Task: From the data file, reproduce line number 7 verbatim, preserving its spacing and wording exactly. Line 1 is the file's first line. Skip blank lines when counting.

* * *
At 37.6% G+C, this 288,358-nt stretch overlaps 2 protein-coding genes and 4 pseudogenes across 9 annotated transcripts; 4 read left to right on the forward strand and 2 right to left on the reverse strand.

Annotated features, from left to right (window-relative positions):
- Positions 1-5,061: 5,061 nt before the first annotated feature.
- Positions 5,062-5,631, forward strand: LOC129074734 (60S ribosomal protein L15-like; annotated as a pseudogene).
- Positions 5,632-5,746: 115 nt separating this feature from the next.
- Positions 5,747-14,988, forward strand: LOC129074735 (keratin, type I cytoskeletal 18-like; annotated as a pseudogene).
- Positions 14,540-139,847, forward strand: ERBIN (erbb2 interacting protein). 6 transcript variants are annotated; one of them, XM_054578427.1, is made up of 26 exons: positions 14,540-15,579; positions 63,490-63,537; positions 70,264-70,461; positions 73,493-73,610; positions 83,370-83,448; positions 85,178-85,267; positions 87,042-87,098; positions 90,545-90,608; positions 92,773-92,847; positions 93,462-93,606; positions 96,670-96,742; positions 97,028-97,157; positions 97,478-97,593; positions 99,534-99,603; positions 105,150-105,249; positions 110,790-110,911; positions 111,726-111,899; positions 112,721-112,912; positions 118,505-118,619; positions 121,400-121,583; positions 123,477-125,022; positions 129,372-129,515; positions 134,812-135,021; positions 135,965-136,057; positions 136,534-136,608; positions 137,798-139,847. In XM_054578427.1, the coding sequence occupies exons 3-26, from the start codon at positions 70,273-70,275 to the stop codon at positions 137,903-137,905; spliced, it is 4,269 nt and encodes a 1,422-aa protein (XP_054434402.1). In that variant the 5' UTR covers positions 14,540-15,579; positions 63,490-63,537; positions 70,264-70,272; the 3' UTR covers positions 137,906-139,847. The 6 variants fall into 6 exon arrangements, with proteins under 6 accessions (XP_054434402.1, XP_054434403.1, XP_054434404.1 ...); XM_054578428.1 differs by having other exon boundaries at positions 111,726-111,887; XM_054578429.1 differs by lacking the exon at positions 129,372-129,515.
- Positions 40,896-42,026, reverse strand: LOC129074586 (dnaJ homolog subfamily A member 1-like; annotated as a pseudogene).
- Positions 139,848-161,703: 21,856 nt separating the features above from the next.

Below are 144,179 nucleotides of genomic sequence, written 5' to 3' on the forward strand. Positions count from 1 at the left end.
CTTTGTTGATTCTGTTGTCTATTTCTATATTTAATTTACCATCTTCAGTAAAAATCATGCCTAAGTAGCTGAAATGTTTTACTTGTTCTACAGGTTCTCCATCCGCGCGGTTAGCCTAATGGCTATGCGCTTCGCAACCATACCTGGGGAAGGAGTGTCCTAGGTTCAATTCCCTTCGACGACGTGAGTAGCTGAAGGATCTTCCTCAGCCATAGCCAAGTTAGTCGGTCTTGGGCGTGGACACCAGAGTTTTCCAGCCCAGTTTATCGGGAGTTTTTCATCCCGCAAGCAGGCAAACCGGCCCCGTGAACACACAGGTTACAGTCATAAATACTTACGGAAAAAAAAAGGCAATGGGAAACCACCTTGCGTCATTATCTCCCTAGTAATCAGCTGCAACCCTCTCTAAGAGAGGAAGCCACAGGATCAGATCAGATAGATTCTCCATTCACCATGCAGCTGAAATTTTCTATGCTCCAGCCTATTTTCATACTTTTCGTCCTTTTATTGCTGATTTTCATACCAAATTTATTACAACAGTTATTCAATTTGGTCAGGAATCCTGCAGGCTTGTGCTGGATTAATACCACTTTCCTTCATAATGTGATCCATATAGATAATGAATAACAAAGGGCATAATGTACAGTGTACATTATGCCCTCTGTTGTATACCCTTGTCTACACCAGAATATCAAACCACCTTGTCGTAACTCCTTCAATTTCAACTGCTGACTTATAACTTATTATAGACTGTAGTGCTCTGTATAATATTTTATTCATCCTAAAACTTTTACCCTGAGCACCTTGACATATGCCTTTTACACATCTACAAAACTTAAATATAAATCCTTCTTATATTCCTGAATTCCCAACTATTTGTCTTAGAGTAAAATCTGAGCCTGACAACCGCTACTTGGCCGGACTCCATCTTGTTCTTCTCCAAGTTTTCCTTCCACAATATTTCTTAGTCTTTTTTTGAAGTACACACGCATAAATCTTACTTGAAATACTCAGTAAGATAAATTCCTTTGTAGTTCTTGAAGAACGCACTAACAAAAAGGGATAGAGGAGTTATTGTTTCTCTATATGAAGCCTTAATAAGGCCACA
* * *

- Positions 14,540-139,847, forward strand: ERBIN (erbb2 interacting protein). 6 transcript variants are annotated; one of them, XM_054578427.1, is made up of 26 exons: positions 14,540-15,579; positions 63,490-63,537; positions 70,264-70,461; positions 73,493-73,610; positions 83,370-83,448; positions 85,178-85,267; positions 87,042-87,098; positions 90,545-90,608; positions 92,773-92,847; positions 93,462-93,606; positions 96,670-96,742; positions 97,028-97,157; positions 97,478-97,593; positions 99,534-99,603; positions 105,150-105,249; positions 110,790-110,911; positions 111,726-111,899; positions 112,721-112,912; positions 118,505-118,619; positions 121,400-121,583; positions 123,477-125,022; positions 129,372-129,515; positions 134,812-135,021; positions 135,965-136,057; positions 136,534-136,608; positions 137,798-139,847. In XM_054578427.1, the coding sequence occupies exons 3-26, from the start codon at positions 70,273-70,275 to the stop codon at positions 137,903-137,905; spliced, it is 4,269 nt and encodes a 1,422-aa protein (XP_054434402.1). In that variant the 5' UTR covers positions 14,540-15,579; positions 63,490-63,537; positions 70,264-70,272; the 3' UTR covers positions 137,906-139,847. The 6 variants fall into 6 exon arrangements, with proteins under 6 accessions (XP_054434402.1, XP_054434403.1, XP_054434404.1 ...); XM_054578428.1 differs by having other exon boundaries at positions 111,726-111,887; XM_054578429.1 differs by lacking the exon at positions 129,372-129,515.